Clinical Trials


HIV and Stroke Outcomes in Uganda

The recruitment status of this study is unknown.

Verified March 2017 by Mbarara University of Science and Technology

Mbarara University of Science and Technology

Massachusetts General Hospital

Information provided by (Responsible Party)
Mbarara University of Science and Technology Identifier

First received: March 2, 2017
Last updated: March 2, 2017
Last Verified: March 2017
History of Changes


We will recruit participants from three tertiary care hospitals in Uganda into an observational cohort study of people living with HIV/AIDS (PLWHA) and HIV-uninfected persons matched for gender and residency, presenting with CT-confirmed stroke. We will collect socio demographic, clinical, laboratory, radiologic, cardiac, and clinical neurologic disease measures to investigate the effect of HIV-infection on 1) clinical and radiologic presentation, 2) risk factor profiles; and 3) stroke outcomes (death or disability).

Condition Intervention

Other : Observational study

Study Type: Observational
Study Design: Observational Model: Cohort
Time Perspective: Prospective
Official Title: Impact of HIV on Stroke Characteristics and Outcomes in Uganda

Further study details as provided by Mbarara University of Science and Technology:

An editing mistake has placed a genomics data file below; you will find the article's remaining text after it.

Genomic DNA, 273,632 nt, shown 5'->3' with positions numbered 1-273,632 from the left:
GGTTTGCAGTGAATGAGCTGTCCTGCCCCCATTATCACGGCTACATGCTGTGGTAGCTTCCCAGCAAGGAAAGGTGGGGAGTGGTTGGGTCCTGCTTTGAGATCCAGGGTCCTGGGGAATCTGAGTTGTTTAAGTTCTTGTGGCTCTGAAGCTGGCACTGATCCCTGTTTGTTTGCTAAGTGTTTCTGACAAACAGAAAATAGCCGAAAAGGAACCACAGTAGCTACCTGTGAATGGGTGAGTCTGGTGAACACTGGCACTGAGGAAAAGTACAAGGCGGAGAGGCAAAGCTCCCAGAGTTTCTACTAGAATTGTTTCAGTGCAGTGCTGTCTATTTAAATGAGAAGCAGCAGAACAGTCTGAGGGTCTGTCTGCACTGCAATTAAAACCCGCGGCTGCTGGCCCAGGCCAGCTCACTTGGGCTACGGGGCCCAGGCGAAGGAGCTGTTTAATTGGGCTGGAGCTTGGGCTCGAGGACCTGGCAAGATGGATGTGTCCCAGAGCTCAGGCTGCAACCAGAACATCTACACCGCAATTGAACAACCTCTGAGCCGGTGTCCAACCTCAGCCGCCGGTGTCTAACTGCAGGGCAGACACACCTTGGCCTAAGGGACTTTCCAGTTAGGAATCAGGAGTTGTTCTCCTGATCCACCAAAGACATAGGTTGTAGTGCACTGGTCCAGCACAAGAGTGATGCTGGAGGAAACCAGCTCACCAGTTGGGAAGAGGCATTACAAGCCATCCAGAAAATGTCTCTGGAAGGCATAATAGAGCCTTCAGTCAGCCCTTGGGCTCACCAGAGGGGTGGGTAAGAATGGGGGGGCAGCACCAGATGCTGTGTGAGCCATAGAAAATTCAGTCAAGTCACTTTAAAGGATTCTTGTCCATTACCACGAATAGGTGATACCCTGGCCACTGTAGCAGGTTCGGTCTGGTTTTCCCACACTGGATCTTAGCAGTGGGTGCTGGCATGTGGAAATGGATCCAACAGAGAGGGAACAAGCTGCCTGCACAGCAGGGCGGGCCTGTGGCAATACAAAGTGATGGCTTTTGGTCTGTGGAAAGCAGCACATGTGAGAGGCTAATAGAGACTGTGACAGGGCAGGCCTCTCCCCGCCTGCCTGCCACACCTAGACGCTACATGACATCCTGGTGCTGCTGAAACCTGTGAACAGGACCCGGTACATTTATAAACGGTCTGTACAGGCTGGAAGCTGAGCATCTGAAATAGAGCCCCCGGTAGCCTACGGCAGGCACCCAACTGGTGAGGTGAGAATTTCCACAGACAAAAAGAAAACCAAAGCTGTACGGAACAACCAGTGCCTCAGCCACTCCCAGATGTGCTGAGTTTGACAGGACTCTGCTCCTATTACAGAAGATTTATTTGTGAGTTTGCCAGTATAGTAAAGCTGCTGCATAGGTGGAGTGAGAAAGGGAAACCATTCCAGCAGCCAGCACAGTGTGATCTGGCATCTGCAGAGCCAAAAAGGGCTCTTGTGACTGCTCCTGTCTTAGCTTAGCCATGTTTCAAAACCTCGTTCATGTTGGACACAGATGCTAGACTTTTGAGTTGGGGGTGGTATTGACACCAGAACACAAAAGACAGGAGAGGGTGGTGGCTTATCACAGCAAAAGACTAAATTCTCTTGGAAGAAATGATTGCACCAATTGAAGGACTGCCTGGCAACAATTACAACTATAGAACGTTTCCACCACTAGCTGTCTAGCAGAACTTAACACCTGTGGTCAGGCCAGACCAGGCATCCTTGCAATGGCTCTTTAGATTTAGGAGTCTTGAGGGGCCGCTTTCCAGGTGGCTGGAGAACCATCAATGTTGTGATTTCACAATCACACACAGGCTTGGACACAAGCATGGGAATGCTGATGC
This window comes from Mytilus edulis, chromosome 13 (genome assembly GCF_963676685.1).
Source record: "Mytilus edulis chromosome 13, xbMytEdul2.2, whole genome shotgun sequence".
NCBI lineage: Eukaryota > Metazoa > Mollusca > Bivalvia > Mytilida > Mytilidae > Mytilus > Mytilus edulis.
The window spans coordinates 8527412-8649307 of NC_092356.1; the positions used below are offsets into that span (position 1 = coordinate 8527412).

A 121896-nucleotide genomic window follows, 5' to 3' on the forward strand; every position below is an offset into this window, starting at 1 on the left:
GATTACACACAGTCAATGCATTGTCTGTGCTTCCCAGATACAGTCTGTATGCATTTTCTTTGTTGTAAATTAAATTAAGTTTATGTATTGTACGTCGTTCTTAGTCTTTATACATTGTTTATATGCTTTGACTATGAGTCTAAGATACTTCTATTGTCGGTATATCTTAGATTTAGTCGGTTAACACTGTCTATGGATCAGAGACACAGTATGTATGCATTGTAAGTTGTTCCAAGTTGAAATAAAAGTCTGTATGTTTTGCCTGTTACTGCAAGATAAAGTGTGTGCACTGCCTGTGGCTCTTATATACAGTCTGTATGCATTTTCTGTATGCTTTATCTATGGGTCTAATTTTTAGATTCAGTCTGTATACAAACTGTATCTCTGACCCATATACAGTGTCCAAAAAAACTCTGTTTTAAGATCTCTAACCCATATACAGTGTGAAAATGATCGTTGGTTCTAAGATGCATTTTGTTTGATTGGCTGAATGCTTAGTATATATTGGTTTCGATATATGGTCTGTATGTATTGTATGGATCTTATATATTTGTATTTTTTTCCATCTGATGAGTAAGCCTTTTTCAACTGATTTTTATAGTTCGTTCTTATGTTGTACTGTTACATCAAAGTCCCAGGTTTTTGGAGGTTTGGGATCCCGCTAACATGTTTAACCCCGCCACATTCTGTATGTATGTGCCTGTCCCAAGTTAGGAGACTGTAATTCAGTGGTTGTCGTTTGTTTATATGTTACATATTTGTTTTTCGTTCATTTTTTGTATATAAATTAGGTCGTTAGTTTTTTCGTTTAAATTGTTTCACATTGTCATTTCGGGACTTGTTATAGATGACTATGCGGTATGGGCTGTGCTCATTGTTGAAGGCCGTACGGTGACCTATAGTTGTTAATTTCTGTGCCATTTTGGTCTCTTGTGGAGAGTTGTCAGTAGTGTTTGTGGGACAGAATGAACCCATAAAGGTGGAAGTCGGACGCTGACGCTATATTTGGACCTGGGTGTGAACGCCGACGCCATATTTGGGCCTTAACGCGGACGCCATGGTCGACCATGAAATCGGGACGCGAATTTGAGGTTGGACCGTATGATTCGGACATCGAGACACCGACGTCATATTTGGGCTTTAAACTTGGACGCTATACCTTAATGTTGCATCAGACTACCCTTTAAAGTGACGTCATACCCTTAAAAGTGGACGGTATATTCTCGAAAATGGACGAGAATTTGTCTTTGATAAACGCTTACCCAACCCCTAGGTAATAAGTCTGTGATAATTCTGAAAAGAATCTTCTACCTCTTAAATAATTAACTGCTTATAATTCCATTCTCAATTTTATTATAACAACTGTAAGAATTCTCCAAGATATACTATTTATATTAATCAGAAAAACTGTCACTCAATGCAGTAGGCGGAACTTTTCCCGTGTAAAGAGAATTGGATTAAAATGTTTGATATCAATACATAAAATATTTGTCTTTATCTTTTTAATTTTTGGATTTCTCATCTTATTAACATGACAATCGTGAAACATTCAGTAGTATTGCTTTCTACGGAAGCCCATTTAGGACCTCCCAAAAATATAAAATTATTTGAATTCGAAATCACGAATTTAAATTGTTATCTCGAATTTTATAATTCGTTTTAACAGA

Primary Outcome Measures

  • Poor stroke outcome [ Time Frame: 30 days follow-up ]
    modified Rankin Scale [mRS] > 2 or mortality
Secondary Outcome Measures:
  • Poor stroke outcome [ Time Frame: 1 year follow-up ]
    modified Rankin Scale [mRS] > 2 or mortality

Estimated Enrollment: 200
Study Start Date: February 1, 2017
Estimated Study Completion Date: February 2020
Estimated Primary Completion Date: February 2020 (Final data collection date for primary outcome measure)

Arms Assigned Interventions
HIV infected with stroke
No intervention will be administered
Other: Observational study

No intervention

HIV uninfected with stroke
No intervention will be administered
Other: Observational study

No intervention

Detailed Description:

We will enroll 100 HIV-infected adults presenting to the emergency department with acute or sub-acute stroke (within 14 days of onset) confirmed by computed tomography (CT) scan at Mbarara Regional Referral, Mulago National Referral, and Nsambya Hospitals in Uganda. We will also enroll 100 HIV-uninfected controls, also presenting with acute or sub-acute stroke, matched by gender and county/district of residence. Participants will be followed for up to one year after enrollment. We plan to complete the following research aims:
Aim 1: To identify the impact of HIV-infection on outcomes after acute or sub-acute stroke in Uganda. Our primary outcome will be poor stroke outcome defined as mortality or poor functional status (modified Rankin Scale [mRS] > 2). We will assess for mortality and functional status at one, three, six, and 12 months after presentation. We will estimate the relative risk of poor outcome by HIV serostatus in both unadjusted models and models adjusted for traditional stroke risk factors. We hypothesize that HIV-infected patients have higher rates of poor stroke outcomes compared to HIV-uninfected patients, and that this difference is, in part, attributable to the presence of concurrent central nervous system opportunistic infections.